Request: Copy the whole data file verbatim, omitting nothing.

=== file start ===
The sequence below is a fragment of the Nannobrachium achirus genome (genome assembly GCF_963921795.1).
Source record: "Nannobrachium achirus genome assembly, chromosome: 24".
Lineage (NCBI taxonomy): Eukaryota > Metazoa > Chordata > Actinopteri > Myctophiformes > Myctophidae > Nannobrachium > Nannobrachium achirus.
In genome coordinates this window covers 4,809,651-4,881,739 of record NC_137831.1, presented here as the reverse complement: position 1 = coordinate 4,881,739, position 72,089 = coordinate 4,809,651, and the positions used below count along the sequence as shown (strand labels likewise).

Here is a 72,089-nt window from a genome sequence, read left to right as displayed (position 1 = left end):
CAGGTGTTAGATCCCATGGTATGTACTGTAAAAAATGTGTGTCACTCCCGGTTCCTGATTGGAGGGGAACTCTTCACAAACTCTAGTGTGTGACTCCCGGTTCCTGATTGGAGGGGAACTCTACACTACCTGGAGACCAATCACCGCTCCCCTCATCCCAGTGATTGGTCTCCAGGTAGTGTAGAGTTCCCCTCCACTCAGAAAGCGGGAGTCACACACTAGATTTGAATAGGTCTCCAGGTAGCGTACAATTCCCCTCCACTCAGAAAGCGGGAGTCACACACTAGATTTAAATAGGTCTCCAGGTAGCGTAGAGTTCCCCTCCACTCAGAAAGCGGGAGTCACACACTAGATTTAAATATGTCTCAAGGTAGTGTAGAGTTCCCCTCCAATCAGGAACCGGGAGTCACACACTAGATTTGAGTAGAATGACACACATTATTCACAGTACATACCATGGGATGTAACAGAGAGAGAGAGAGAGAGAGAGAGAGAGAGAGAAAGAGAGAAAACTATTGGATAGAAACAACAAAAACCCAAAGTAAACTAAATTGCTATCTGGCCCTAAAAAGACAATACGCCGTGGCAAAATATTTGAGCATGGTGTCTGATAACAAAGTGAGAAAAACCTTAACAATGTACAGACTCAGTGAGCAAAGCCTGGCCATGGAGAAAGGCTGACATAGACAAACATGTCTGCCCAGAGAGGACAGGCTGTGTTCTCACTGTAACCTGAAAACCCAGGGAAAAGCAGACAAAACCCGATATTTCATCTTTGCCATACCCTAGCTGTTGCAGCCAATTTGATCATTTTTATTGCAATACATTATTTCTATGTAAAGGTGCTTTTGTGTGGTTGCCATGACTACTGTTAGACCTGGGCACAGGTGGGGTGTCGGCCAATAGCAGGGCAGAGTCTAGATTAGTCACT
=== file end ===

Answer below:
The sequence below is a fragment of the Nannobrachium achirus genome (genome assembly GCF_963921795.1).
Source record: "Nannobrachium achirus genome assembly, chromosome: 24".
Lineage (NCBI taxonomy): Eukaryota > Metazoa > Chordata > Actinopteri > Myctophiformes > Myctophidae > Nannobrachium > Nannobrachium achirus.
In genome coordinates this window covers 4,809,651-4,881,739 of record NC_137831.1, presented here as the reverse complement: position 1 = coordinate 4,881,739, position 72,089 = coordinate 4,809,651, and the positions used below count along the sequence as shown (strand labels likewise).

Here is a 72,089-nt window from a genome sequence, read left to right as displayed (position 1 = left end):
CAGGTGTTAGATCCCATGGTATGTACTGTAAAAAATGTGTGTCACTCCCGGTTCCTGATTGGAGGGGAACTCTTCACAAACTCTAGTGTGTGACTCCCGGTTCCTGATTGGAGGGGAACTCTACACTACCTGGAGACCAATCACCGCTCCCCTCATCCCAGTGATTGGTCTCCAGGTAGTGTAGAGTTCCCCTCCACTCAGAAAGCGGGAGTCACACACTAGATTTGAATAGGTCTCCAGGTAGCGTACAATTCCCCTCCACTCAGAAAGCGGGAGTCACACACTAGATTTAAATAGGTCTCCAGGTAGCGTAGAGTTCCCCTCCACTCAGAAAGCGGGAGTCACACACTAGATTTAAATATGTCTCAAGGTAGTGTAGAGTTCCCCTCCAATCAGGAACCGGGAGTCACACACTAGATTTGAGTAGAATGACACACATTATTCACAGTACATACCATGGGATGTAACAGAGAGAGAGAGAGAGAGAGAGAGAGAGAGAGAAAGAGAGAAAACTATTGGATAGAAACAACAAAAACCCAAAGTAAACTAAATTGCTATCTGGCCCTAAAAAGACAATACGCCGTGGCAAAATATTTGAGCATGGTGTCTGATAACAAAGTGAGAAAAACCTTAACAATGTACAGACTCAGTGAGCAAAGCCTGGCCATGGAGAAAGGCTGACATAGACAAACATGTCTGCCCAGAGAGGACAGGCTGTGTTCTCACTGTAACCTGAAAACCCAGGGAAAAGCAGACAAAACCCGATATTTCATCTTTGCCATACCCTAGCTGTTGCAGCCAATTTGATCATTTTTATTGCAATACATTATTTCTATGTAAAGGTGCTTTTGTGTGGTTGCCATGACTACTGTTAGACCTGGGCACAGGTGGGGTGTCGGCCAATAGCAGGGCAGAGTCTAGATTAGTCACT